Civil Affairs Redefined
by Dennis J. Cahill
Photo by 1st Lt Samuel Otto, of U.S. Army Master Sgt. Daniel Gilliss, noncommissioned officer in charge, Civil-Military Assistance and Advisory Team, Security Force Assistance and Advisory Team 7, Company A, 486th Civil Affairs Battalion, Oklahoma Army National Guard, based out of Tulsa, Okla., introduces himself to Laghman provincial line directors at Forward Operating Base Mehtar Lam, May 18, 2013. Pnina Levermore, (sitting at the head of the table) sub-national governance adviser, United States Agency for International Aid.
The U.S. military definition of civil affairs, found in Joint and Army doctrinal publications, has long been problematic for those trying to understand the term. The published definition used in the latter part of the twentieth century was wordy and complex, focusing on “activities of a commander,” how that commander manages “relations between military forces and civil authorities,” and how, when, and by whom these activities, which include “functions normally the responsibility of local government,”1 are conducted. The current published definition is poorly written, has a circular error problem, and fails to provide a meaning that is useful. This version essentially says that civil affairs are military forces that conduct civil affairs operations.
One would think that, at the very least, the definition would reflect a combination of the two words that make up the term - the plural noun, affairs, and its modifying adjective, civil - ending up with something that describes the interest or activities of civilians encountered in a military operation. If one consults the online Merriam-Webster’s Unabridged Dictionary, one would find a definition, most likely developed during or immediately after World War II, that comes closer this common sense approach: affairs and operations of the civil population of a territory that are supervised and directed by a friendly occupying power.2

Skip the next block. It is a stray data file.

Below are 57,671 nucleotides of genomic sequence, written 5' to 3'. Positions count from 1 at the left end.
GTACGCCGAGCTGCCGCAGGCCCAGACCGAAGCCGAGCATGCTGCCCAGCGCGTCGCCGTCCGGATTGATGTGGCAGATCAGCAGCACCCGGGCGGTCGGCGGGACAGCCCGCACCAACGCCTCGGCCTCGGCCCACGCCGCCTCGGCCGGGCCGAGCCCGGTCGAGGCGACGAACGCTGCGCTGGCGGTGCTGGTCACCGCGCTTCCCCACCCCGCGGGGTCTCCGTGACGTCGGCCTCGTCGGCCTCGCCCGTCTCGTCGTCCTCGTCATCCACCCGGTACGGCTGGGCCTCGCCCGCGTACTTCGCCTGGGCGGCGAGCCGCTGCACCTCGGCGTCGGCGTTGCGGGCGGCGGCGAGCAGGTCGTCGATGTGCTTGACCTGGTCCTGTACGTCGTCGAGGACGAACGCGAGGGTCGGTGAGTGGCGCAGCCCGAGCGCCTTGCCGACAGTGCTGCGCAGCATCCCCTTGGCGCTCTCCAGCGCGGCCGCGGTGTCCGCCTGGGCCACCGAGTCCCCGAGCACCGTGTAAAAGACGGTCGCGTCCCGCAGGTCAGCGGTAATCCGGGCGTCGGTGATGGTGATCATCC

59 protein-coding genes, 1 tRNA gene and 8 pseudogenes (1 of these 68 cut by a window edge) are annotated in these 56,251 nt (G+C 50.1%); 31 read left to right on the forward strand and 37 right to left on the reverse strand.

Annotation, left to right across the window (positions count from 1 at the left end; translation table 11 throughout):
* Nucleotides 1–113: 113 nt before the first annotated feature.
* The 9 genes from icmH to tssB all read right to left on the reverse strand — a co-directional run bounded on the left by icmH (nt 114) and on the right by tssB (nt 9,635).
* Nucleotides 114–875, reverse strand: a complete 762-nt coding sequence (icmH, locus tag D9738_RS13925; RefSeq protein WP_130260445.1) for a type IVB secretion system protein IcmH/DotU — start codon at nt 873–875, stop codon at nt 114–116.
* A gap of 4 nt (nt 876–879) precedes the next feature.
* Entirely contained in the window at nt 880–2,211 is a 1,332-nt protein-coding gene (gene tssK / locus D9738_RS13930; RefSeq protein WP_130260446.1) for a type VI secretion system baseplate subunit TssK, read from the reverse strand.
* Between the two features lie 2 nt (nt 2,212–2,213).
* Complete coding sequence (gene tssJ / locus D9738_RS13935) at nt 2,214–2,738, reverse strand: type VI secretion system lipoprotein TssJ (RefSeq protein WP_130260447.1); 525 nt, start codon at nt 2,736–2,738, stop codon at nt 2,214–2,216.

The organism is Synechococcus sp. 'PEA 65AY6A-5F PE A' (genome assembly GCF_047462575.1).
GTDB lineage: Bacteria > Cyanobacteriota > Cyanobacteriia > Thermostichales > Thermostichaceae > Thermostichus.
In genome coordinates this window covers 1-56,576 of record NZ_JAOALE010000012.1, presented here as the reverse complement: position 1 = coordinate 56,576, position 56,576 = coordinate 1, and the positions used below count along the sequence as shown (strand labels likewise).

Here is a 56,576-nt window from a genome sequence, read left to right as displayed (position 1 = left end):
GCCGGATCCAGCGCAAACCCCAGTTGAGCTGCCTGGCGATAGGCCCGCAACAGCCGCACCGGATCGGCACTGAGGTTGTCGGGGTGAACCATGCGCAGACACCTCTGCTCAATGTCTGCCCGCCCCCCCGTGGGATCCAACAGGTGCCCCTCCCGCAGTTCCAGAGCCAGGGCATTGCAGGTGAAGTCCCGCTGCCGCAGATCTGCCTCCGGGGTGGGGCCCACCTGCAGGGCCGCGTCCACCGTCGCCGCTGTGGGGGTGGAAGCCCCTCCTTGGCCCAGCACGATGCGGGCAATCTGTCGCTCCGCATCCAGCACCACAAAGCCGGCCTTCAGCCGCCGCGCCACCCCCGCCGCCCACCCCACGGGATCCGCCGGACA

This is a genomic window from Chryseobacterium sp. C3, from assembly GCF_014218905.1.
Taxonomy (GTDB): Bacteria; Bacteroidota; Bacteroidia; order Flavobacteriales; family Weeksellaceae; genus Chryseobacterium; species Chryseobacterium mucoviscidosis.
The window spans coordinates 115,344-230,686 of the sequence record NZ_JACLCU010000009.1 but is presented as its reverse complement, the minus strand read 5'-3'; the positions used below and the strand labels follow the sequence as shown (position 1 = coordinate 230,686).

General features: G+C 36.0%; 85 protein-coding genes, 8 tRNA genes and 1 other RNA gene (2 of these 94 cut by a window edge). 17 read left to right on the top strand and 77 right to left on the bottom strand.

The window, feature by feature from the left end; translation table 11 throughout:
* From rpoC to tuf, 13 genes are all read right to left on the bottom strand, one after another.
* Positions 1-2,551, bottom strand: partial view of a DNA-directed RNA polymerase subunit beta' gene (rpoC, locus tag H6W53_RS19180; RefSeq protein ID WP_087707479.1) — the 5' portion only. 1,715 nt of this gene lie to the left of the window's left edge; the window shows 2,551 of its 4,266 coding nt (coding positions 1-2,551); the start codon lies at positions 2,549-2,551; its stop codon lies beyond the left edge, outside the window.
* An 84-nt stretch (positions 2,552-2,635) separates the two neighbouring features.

In 2016, the civil affairs proponent began the process of re-evaluating the roles, functions, and capabilities needed for the civil affairs branch to remain relevant in future operations. Two years later, in a published white paper, titled “Civil Affairs: 2025 and Beyond,”3 designed to gain U.S. Army Training and Doctrine Command (TRADOC) support for a full-blown assessment of the tasks, capabilities, gaps, and solutions required to transform the civil affairs force for future multi-domain operations,4 the proponent’s Force Modernization Directorate proposed the following, two-part definition for consideration by the Army:
Civil affairs - (1) the interests, functions, capabilities, and vulnerabilities of populations, civilian institutions, and interorganizational partners that exist at all levels and phases of military operations; (2) the forces specifically organized, trained, and resourced to address civil affairs and to incorporate civil considerations and resources into military operational requirements before, during, and after military operations.5